Don’t let those cute eyes and furry coats fool you; rabbits can do a lot of damage to your garden. Rabbits are mammals classified into the Leporidae family. They are generally known for their long and wide-opening ears.
There are 29 known species of rabbits. Rabbits and hares share some similarities. There are some species of hares that are always termed rabbits – hispid hares and rock hares, while some rabbits, such as Jackrabbits, can also be referred to as hares. However, they are slightly different from each other in habitat, features, and lifecycle.
Rabbits are mainly found in some parts of Southern and Central Africa and Europe. Rabbits dig out holes in the soil to create burrows where they live. They also live on shrubs and trees. Rabbits feed on grasses and herbs as their primary source of food.
Protecting Your Plants From Rabbits
Plants protection and care have been focused mainly on eradicating and controlling common diseases and pests and observation of stipulated care and maintenance routines. Attention to the impact of certain pesky animals such as rabbits has been minimal.
Most of these animals are herbivorous animals depending more on plant leaves for survival. Outdoor plants are easy casualties, especially those grown and maintained on gardens and farmlands. Rabbits could be as dangerous as pests and diseases on your plants if they are left unchecked.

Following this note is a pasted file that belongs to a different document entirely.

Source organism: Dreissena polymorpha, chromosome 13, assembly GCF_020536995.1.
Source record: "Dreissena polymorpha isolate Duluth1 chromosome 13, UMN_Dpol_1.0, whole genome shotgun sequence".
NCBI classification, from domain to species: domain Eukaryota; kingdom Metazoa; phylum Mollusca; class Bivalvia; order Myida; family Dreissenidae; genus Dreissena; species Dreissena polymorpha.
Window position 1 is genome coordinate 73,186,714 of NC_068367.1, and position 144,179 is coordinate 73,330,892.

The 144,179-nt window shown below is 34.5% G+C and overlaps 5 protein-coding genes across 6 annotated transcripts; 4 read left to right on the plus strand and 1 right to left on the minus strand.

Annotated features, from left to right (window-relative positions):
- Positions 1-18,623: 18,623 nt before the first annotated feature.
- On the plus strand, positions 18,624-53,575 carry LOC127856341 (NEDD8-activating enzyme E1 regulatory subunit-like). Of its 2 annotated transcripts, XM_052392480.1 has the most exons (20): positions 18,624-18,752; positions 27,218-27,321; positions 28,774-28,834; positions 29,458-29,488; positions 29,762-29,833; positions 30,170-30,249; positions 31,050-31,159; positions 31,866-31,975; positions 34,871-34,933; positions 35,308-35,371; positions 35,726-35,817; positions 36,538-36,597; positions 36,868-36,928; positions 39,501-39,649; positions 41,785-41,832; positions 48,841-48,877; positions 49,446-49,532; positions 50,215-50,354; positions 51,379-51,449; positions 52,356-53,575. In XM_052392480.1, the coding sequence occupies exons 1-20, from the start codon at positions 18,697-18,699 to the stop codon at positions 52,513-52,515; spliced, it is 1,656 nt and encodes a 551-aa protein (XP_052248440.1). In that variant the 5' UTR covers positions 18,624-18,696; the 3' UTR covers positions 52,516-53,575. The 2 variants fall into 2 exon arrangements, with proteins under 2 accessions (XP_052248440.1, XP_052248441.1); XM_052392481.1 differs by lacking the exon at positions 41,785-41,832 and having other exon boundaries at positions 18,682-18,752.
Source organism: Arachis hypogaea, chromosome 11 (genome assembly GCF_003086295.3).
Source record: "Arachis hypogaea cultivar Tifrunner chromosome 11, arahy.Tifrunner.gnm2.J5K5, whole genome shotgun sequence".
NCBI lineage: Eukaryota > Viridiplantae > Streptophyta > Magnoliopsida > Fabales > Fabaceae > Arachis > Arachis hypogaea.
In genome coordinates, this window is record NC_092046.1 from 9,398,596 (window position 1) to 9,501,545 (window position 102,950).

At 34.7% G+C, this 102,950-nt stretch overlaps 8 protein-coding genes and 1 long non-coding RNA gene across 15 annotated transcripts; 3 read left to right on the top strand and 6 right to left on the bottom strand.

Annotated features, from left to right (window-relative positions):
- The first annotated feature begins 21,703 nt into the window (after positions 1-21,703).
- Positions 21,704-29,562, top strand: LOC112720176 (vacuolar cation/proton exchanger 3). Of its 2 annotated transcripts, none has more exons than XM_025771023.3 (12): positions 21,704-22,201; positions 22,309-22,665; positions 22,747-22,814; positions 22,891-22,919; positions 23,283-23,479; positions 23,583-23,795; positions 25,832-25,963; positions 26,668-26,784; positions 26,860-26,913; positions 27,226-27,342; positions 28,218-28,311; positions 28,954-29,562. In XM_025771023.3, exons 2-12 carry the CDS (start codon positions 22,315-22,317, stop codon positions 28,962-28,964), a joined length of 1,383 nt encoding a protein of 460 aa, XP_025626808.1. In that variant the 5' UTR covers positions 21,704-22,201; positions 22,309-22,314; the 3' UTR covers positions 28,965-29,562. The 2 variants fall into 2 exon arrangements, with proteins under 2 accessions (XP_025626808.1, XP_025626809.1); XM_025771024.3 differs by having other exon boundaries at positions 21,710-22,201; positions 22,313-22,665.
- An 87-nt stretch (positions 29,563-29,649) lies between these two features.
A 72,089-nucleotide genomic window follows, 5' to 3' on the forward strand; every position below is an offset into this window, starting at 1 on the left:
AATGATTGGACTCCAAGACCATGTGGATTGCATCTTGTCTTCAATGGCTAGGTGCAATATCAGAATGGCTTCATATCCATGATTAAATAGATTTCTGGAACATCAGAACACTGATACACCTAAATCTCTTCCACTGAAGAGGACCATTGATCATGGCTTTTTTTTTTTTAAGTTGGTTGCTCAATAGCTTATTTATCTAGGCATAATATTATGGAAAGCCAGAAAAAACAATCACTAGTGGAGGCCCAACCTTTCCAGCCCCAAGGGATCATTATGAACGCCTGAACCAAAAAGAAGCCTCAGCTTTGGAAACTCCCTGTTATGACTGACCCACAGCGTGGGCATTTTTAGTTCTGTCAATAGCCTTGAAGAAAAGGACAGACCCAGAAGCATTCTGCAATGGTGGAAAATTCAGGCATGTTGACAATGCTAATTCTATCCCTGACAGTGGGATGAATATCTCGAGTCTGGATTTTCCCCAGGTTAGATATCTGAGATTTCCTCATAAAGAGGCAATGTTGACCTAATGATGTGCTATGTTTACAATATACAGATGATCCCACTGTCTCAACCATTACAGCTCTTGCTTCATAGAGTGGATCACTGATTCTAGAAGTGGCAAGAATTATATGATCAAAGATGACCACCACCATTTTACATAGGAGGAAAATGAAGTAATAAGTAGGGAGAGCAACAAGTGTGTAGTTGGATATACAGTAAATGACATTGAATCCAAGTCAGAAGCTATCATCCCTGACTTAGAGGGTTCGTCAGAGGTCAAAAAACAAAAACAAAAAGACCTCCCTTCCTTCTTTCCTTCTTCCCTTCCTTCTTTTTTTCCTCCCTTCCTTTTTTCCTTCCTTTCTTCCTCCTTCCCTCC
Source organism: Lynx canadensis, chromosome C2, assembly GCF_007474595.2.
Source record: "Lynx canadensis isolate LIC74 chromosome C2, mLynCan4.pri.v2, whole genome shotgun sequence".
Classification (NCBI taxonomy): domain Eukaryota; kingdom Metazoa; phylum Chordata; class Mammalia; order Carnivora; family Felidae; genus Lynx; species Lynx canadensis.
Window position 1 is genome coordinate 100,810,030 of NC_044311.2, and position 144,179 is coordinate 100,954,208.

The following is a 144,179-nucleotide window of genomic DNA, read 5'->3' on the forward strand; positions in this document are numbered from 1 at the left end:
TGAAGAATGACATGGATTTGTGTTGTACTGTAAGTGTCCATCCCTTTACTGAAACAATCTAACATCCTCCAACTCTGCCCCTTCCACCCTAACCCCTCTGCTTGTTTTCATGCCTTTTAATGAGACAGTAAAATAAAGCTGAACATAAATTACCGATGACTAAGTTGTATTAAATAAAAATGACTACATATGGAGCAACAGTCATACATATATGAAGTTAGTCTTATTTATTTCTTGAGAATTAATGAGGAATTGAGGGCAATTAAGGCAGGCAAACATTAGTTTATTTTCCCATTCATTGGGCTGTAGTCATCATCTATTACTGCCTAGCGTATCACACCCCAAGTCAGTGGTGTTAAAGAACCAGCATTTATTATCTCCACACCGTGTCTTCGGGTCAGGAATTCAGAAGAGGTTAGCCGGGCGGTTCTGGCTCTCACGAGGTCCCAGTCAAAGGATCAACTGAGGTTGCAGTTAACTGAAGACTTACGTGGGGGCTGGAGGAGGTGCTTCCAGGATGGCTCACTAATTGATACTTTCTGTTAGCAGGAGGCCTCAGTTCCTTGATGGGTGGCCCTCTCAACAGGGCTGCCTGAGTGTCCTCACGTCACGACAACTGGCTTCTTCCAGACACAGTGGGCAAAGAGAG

How Rabbits Damage Plants
Rabbits are lovely creatures. They can be your best companion and favorable house pet if you are ready to expend the requisite time, energy, and other resources to socialize them. However, they are a threat to your plants.
- Indoor plants and potted flowers can fall easy prey to domesticated rabbits. Outdoor plants raised in gardens and farmlands equally need protection from wild rats. Rabbits can damage your plants in various ways
- Rabbits feed on plants. Natural and grown shrubs, grasses, and herbs can be destroyed if rabbits feed and overgraze on them.
- Garden and farmland plants continuously matched and trampled by rabbits face the risk of withering or dying off.
- On farmlands, the taverns and burrows of rabbits can uproot your plant and expose it to sundry damages.
- Even woody plants are not safe from aggressive rabbits. They can clip off the branches and leaves of the trees while trying to gnaw at the bark of the trees.
- Burrowing rabbits are great actors in the ecosystem. They can create massive shifts in biodiversity, reducing the carrying capacity of the soil and damaging plants.
How to Protect Plants from Rabbits
Whether you are dealing with a domesticated or wild rabbit, there are proven measures you can take to protect your plant from being damaged by rampaging rabbits. Tackling attacks on your plants from rabbits require simple strategic measures outlined below
Grow Specific Type Of Weeds (Rabbit Repelling Plants)
Although rabbits feed on plants, specific weeds look more attractive to the intelligent animal. Violets and gloves are examples. Violets and gloves are mainly weeds on tendered and pruned farmlands. If your plant is likely to be assailed by rabbits, intentionally allow them to grow in guide locations on the farm. You can even grow. Rabbits may likely eschew eating your plants when it spots these set of plants.
There are rabbit repellents that ooze a scent that scares away rabbits. Repellent makes plants tasteless and unappetizing to rabbits. Garlic oil and dried blood can be used as repellents to protecting plants from rabbits.